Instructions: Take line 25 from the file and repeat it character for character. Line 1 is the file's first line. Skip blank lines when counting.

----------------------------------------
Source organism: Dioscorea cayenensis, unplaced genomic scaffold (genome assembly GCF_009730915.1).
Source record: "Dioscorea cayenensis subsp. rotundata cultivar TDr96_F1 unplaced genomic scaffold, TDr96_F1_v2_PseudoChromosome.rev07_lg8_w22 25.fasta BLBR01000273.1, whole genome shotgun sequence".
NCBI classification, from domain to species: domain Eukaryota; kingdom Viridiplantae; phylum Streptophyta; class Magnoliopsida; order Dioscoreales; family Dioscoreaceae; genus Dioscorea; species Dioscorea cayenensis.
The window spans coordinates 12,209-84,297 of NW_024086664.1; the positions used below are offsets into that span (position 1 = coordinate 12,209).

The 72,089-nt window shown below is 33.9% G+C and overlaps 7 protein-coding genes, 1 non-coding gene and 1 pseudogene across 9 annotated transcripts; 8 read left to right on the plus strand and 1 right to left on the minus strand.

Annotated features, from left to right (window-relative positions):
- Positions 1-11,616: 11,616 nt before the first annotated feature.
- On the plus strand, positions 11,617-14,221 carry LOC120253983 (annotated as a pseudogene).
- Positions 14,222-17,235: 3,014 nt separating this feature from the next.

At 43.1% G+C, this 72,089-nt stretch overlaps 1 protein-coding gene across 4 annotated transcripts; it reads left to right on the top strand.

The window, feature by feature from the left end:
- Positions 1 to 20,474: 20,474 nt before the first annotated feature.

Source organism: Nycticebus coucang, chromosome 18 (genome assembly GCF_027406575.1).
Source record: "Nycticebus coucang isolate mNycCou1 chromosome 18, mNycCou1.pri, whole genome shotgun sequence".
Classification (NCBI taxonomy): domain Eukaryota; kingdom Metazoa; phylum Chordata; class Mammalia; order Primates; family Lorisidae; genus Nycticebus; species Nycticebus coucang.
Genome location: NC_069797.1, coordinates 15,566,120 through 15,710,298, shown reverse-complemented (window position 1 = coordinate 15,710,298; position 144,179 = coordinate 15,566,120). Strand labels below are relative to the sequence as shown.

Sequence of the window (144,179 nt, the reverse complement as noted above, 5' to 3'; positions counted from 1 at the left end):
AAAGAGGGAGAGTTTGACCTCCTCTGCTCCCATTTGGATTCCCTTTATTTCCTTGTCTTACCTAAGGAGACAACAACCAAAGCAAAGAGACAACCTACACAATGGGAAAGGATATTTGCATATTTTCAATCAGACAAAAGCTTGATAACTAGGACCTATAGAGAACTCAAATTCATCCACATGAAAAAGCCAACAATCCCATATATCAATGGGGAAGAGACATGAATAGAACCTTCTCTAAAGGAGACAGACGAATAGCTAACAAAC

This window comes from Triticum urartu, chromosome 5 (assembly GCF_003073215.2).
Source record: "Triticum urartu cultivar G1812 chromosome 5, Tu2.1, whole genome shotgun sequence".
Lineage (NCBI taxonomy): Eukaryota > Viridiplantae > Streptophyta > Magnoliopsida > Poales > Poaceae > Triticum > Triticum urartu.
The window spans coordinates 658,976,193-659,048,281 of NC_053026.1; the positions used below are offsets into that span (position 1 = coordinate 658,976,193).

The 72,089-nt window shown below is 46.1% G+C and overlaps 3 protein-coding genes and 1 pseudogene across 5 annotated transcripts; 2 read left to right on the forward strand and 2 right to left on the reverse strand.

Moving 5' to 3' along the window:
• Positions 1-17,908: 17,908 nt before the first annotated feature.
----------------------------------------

• Positions 1-17,908: 17,908 nt before the first annotated feature.